The choice of window length involves a balance between two opposing factors. A shorter window implies a smaller data set on which to perform your estimations. A longer window implies an increase in the chance that the data-generating process has changed over the time period covered by the window, so that the oldest data are no longer representative of the system's current behavior.
Suppose, for example, that you wished to estimate January mean temperature in New York. Due to climate change, data from 40 years ago are no longer representative of current conditions. However, if one uses only data from the past 5 years, your estimate will have a large uncertainty due to natural sampling variability.
Analogously, if you were trying to model the behavior of the Dow Jones Industrial Average, you could pull in data going back over a century. But you may have legitimate reasons to believe that data from the 1920s will not be representative of the process that generates the DJIA values today.
To put it in other terms, shorter windows increase your parameter risk while longer windows increase your model risk. A short data sample increases the chance that your parameter estimates are way off, conditional on your model specification. A longer data sample increases the chance that you are trying to stretch your model to cover more cases than it can accurately represent. A more "local" model may do a better job.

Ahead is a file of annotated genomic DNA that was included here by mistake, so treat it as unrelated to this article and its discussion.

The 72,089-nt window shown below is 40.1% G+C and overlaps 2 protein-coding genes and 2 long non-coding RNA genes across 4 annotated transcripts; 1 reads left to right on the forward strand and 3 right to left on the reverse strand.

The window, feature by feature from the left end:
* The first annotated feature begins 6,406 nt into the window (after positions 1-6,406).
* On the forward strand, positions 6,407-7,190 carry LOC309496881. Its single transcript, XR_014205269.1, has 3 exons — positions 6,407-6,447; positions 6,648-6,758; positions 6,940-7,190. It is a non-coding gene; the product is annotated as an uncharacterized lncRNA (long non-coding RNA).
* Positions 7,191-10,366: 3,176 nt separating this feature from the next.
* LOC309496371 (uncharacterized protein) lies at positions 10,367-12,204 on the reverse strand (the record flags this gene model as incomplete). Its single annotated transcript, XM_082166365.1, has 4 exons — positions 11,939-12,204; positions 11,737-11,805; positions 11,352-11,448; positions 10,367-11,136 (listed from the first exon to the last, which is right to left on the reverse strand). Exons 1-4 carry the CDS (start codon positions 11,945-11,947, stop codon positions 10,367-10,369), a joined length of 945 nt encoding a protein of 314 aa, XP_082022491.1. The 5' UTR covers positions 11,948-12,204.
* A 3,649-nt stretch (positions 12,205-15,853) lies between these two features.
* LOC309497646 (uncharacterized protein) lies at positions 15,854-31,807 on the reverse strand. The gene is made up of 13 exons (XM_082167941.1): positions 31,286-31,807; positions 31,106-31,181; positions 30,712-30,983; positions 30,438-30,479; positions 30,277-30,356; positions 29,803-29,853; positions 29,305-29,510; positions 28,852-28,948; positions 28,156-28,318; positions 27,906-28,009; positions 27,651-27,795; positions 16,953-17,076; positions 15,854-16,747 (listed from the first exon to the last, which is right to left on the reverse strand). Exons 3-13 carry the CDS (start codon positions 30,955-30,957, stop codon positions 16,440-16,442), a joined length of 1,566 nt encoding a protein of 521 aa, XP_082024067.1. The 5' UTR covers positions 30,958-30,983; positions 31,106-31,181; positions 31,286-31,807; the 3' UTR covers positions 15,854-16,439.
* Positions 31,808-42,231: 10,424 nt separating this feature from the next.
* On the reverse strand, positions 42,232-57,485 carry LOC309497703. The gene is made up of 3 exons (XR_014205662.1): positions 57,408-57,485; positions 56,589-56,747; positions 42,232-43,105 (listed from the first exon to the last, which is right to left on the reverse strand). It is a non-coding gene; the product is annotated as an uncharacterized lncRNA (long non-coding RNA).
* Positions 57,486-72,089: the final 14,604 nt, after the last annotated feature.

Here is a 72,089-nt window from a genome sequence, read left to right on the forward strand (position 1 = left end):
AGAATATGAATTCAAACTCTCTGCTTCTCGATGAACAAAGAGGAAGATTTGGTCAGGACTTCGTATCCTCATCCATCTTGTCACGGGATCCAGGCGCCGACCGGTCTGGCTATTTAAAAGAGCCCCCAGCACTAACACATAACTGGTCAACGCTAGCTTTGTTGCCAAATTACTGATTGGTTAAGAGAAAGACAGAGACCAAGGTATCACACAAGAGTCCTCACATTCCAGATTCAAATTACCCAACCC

Your selection of window size depends, therefore, on your specific application -- including the potential costs for different kinds of error. If you were certain that the underlying data-generating process was stable, then the more data you have, the better. If not, then maybe not.
I'm afraid I can't offer more insight on how to strike this balance appropriately, without knowing more about the specifics of your application. Perhaps others can offer pointers to particular statistical tests.
What most people do in practice (not necessarily the best practice) is to eyeball it, choosing the longest window for which one can be "reasonably comfortable" that the underlying data-generating process has, during that period, not changed "much". These judgements are based on the analyst's heuristic understanding of the data-generating process.